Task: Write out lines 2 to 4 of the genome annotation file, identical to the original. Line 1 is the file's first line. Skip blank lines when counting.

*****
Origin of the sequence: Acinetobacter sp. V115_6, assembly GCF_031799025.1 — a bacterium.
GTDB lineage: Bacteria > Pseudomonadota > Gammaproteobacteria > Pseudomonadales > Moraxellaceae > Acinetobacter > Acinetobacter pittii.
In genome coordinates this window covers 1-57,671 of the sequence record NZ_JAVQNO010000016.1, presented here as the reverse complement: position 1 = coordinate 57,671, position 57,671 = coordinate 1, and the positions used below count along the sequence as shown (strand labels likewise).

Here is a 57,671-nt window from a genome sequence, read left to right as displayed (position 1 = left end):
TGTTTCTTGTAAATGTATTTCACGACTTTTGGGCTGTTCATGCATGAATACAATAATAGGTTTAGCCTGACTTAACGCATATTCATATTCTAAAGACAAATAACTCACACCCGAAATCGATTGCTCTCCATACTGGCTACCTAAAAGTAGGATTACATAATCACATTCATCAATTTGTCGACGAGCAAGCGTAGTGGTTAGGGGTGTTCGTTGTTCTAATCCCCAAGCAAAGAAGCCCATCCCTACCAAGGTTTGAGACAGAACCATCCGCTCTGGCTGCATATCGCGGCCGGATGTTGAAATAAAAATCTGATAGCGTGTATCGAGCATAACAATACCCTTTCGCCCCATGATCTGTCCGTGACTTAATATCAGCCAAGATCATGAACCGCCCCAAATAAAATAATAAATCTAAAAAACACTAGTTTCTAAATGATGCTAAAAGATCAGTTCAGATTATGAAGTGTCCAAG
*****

GTDB lineage: Bacteria > Pseudomonadota > Gammaproteobacteria > Pseudomonadales > Moraxellaceae > Acinetobacter > Acinetobacter pittii.
In genome coordinates this window covers 1-57,671 of the sequence record NZ_JAVQNO010000016.1, presented here as the reverse complement: position 1 = coordinate 57,671, position 57,671 = coordinate 1, and the positions used below count along the sequence as shown (strand labels likewise).

Here is a 57,671-nt window from a genome sequence, read left to right as displayed (position 1 = left end):